The other day, my cats were loudly demanding dinner, and I was walking toward their dishes and simultaneously trying to open a new bag of dental kibble. As usual, not paying much attention to where I was walking. The round ball of fur that is Emmylou snaked around my feet and tripped me. As she yowled, I did an agile little dance to free myself of her without stepping on her, dropped the kibble and executed a perfect little chataranga onto the edge of my kitchen island, avoiding smashing my face into the granite.
Functional fitness, baby. That’s what all those early morning squats and lifts and mobilizations have been about.
I wrote last week about how unmotivating movement is for me — and many others — right now. Other bloggers, including Sam and Catherine, chimed in with how one of the only things getting them to the yoga mat or the bike seat is thinking about all of the things they are going to want to do in the summer — camping, hiking, riding. That’s functional fitness right there: the movement that prepares you for other movement.
I was thinking about my relationship to functional movement during my virtual superhero workout this morning. I was noting how hard it is for me to do a squat with complete precision holding an 18 lb kettlebell — and contrasting that to the devil-may-care squats I used to do in the before times with 100+ lbs of barbell on my shoulders. That was just “grin and bear it,” brute force grunting. Now, I’m focusing on the kinds of movement that make it possible for me to sit at my desk in the zoom for hours and hours and then stand up without pain, go for a walk or short run without triggering the daisy chain of middle-aged aches I’ve come to know so well. (Here, have some morton’s neuroma in your left foot (stabbing pain #1!), and add crappy hip mobility, which causes pain in both knees and the occasional acute flare up in my SI joints (stabbing pain #2!) and don’t forget the shoulder impingement that makes lifting my left arm SOMETIMES, unpredictably, the kind of thing that suddenly makes me screech and fall to the floor (STABBING PAIN #3!), and sometimes just like doot de doo, all is fine).
As we did carefully curated split squats this morning, Alex reminded us that this is the kind of movement that make it possible to run, to walk, and to continue running and walking as we age. So after class, I asked them “what ONE thing would you recommend right now for functional movement?”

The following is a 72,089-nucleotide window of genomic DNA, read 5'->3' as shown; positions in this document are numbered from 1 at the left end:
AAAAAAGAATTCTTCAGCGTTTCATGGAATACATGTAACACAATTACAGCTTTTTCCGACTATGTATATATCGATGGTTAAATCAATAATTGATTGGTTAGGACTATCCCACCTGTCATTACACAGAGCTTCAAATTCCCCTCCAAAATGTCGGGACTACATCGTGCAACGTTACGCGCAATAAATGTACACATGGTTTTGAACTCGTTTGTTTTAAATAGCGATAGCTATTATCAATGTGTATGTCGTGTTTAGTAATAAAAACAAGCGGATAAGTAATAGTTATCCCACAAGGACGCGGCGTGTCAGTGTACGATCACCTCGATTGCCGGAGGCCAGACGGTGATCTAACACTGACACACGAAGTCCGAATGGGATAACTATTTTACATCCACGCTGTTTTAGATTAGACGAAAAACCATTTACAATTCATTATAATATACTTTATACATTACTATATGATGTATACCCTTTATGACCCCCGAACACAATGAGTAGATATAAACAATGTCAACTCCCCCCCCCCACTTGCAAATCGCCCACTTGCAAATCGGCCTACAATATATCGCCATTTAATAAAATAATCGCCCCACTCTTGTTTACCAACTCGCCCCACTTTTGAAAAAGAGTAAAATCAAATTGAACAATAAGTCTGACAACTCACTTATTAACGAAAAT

Alex being Alex, they responded “YES! What a great question! Do you want psychological or physiological tips?”
BOTH please, I said. So here’s their advice.
Physiological I would say we’re missing out on “openness” right now- both in terms of the world around us, but also our bodies. How do we expand our body and open it up compared to our constant states of being hunched over a phone or a computer, sitting, rounded. I would suggest a mid back or hip elevated shavasana daily to decompress.
Really any movement is good movement right now, but especially those that open us up. Neck circles, that kneeling hip flexor stretch with the side lean that I love.
On the psych side, I would say less is more right now- this pandemic is traumatic and tiny movement promises to yourself go a long way. Try and pick one small habit that’s so manageable you almost feel like it’s “not enough” and do it daily. This can be doing a wide leg fold while you’re waiting for your coffee to brew, or 3 squats while you brush your teeth.
Here is a link to Alex’ program offerings — there are live classes, video on demand and one on one coaching. All infused with the kind of philosophy that will let you be in your body in a way so you can trip over your cat and not smash your head in.
Fieldpoppy is Cate Creede, who is very grateful for the Virtual Superhero workouts she’s been doing about four times a week for more than a year now. It doesn’t matter where she actually lives because she hasn’t really left the house since October. Here she is with the less murdery cat, Georgia.